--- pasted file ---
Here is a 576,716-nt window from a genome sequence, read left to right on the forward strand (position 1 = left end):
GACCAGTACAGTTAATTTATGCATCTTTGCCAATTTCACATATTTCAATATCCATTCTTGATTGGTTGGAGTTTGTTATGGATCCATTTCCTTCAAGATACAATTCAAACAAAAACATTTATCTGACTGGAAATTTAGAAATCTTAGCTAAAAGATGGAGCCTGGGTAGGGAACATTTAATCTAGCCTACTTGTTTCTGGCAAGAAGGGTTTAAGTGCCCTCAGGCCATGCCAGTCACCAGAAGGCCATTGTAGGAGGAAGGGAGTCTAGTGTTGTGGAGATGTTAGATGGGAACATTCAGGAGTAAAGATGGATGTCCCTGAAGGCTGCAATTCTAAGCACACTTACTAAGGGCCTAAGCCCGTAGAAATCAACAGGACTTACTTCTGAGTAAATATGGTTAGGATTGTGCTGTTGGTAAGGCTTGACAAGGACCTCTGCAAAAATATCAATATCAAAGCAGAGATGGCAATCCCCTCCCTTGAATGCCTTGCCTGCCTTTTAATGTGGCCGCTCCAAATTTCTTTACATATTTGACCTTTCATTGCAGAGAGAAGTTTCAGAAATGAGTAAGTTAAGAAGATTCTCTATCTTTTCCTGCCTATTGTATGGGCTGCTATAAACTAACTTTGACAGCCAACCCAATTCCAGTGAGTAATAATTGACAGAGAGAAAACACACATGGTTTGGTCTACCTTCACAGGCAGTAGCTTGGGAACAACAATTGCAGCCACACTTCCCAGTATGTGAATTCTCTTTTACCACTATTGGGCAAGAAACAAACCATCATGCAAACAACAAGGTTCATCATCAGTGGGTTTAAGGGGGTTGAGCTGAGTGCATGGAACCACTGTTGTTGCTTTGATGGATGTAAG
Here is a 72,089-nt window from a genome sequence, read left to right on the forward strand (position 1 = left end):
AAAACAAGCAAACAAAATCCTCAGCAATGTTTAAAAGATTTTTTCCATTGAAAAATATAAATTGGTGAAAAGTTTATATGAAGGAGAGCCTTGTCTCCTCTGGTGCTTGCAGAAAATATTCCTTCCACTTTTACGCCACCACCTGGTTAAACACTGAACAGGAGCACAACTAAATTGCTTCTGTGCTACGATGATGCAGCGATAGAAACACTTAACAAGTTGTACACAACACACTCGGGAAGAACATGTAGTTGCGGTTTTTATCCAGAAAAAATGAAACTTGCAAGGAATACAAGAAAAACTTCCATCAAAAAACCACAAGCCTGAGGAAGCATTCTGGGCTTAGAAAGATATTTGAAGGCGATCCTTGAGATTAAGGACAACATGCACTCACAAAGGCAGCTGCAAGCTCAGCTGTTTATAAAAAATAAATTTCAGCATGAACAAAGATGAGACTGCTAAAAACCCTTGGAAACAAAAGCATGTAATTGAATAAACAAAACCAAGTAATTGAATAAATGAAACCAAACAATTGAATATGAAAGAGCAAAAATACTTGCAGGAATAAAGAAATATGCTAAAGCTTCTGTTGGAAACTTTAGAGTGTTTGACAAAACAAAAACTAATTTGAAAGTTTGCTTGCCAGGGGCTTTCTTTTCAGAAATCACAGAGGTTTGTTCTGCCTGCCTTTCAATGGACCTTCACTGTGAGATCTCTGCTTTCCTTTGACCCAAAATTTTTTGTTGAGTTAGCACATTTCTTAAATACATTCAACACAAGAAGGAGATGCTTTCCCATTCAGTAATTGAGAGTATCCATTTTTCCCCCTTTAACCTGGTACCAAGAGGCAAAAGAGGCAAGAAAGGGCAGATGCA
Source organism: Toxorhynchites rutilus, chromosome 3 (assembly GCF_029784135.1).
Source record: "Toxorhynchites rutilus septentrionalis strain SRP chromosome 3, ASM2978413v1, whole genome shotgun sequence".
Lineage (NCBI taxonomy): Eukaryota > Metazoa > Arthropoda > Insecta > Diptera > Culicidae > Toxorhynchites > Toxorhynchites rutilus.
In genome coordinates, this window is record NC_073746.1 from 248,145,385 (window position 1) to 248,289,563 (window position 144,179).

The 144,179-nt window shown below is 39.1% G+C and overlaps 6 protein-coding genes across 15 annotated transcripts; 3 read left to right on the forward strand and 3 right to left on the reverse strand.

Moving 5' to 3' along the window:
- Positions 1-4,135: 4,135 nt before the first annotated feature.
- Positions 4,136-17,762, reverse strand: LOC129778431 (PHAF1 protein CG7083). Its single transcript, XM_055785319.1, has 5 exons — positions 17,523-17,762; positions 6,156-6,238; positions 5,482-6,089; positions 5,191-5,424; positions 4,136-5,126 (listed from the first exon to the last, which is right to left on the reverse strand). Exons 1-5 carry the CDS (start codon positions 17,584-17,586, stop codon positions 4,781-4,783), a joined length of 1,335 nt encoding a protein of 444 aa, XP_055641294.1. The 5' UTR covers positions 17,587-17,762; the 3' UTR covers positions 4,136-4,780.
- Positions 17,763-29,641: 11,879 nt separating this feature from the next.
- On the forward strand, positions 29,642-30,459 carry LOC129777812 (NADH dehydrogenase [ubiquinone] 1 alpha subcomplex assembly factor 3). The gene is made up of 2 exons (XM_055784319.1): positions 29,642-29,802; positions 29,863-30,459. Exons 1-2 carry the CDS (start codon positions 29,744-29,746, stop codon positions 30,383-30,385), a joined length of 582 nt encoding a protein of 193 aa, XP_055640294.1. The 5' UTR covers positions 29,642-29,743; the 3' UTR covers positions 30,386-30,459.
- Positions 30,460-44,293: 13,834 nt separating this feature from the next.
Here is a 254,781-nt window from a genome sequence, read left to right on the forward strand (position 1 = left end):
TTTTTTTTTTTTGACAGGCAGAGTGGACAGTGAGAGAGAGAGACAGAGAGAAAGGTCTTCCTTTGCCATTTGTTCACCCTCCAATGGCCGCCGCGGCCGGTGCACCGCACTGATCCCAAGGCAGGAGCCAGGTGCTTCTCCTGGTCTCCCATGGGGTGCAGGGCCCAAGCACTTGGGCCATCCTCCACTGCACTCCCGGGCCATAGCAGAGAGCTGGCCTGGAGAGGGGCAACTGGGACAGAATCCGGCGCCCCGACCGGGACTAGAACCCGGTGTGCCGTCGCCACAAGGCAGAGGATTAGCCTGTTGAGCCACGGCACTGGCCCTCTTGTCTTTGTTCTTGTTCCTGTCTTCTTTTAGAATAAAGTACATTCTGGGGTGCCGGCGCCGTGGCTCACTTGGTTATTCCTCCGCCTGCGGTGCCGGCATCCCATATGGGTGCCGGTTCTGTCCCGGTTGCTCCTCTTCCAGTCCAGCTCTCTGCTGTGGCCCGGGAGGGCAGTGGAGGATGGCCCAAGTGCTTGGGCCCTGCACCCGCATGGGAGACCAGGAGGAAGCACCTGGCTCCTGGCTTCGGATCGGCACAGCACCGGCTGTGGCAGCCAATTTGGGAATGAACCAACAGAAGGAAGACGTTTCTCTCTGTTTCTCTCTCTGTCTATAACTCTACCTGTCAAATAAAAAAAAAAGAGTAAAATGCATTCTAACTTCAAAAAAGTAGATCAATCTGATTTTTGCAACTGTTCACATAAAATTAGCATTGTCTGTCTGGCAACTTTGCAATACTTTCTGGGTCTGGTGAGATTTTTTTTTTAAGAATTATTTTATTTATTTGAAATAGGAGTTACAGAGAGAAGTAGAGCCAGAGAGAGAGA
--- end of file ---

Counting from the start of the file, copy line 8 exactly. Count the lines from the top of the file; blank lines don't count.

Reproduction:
In genome coordinates, this window is record NC_073746.1 from 248,145,385 (window position 1) to 248,289,563 (window position 144,179).